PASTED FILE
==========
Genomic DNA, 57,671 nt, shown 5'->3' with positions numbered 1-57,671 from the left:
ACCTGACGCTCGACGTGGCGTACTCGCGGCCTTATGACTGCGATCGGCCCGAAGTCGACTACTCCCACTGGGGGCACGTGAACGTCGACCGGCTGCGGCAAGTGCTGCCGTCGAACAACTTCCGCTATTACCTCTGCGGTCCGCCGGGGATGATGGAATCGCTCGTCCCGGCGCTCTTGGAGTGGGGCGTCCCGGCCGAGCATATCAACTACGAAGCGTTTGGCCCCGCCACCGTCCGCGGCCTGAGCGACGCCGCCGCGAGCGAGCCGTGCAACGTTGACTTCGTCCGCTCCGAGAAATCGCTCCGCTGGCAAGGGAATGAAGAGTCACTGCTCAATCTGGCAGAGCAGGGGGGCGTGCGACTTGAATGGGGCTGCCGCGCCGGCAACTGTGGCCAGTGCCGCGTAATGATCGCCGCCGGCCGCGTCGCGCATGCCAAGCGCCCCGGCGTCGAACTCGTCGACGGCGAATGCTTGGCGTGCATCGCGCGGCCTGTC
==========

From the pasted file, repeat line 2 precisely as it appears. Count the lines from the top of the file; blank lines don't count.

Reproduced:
ACCTGACGCTCGACGTGGCGTACTCGCGGCCTTATGACTGCGATCGGCCCGAAGTCGACTACTCCCACTGGGGGCACGTGAACGTCGACCGGCTGCGGCAAGTGCTGCCGTCGAACAACTTCCGCTATTACCTCTGCGGTCCGCCGGGGATGATGGAATCGCTCGTCCCGGCGCTCTTGGAGTGGGGCGTCCCGGCCGAGCATATCAACTACGAAGCGTTTGGCCCCGCCACCGTCCGCGGCCTGAGCGACGCCGCCGCGAGCGAGCCGTGCAACGTTGACTTCGTCCGCTCCGAGAAATCGCTCCGCTGGCAAGGGAATGAAGAGTCACTGCTCAATCTGGCAGAGCAGGGGGGCGTGCGACTTGAATGGGGCTGCCGCGCCGGCAACTGTGGCCAGTGCCGCGTAATGATCGCCGCCGGCCGCGTCGCGCATGCCAAGCGCCCCGGCGTCGAACTCGTCGACGGCGAATGCTTGGCGTGCATCGCGCGGCCTGTC